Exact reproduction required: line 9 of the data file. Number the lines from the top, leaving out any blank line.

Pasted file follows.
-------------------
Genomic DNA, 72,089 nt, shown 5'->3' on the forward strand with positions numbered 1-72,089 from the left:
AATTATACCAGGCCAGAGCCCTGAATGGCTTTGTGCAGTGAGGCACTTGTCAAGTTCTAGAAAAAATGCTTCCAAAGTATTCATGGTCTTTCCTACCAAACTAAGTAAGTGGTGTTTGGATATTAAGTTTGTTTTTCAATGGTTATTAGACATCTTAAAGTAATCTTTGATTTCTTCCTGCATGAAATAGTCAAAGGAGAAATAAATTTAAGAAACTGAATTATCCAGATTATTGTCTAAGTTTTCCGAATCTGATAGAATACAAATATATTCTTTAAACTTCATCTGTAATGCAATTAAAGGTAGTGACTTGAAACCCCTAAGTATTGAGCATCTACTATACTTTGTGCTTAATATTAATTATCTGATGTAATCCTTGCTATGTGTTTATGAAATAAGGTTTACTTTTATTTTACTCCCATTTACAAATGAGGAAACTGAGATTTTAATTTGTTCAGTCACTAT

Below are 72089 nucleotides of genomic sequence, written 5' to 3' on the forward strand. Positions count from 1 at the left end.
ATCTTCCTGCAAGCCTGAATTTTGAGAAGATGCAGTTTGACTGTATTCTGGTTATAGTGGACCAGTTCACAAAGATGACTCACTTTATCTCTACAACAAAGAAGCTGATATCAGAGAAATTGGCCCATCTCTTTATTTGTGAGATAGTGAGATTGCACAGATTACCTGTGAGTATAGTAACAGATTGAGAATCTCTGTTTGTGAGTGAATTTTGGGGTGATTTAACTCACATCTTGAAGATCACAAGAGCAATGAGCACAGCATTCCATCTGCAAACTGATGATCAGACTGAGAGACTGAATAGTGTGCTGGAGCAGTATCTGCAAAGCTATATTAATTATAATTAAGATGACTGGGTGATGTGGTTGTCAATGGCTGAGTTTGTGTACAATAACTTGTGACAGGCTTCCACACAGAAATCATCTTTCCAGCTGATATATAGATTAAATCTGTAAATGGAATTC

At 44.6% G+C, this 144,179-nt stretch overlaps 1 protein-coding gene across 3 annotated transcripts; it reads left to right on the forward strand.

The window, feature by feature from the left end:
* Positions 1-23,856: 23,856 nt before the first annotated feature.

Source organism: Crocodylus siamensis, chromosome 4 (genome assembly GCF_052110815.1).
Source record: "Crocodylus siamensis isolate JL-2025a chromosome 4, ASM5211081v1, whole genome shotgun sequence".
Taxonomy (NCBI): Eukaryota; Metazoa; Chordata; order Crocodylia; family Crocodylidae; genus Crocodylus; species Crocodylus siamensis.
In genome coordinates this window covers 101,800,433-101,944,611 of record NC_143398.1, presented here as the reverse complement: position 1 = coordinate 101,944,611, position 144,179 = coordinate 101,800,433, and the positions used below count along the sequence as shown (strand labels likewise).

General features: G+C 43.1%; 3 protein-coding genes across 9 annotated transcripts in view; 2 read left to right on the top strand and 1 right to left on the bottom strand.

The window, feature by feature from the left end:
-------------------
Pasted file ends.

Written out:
Source record: "Crocodylus siamensis isolate JL-2025a chromosome 4, ASM5211081v1, whole genome shotgun sequence".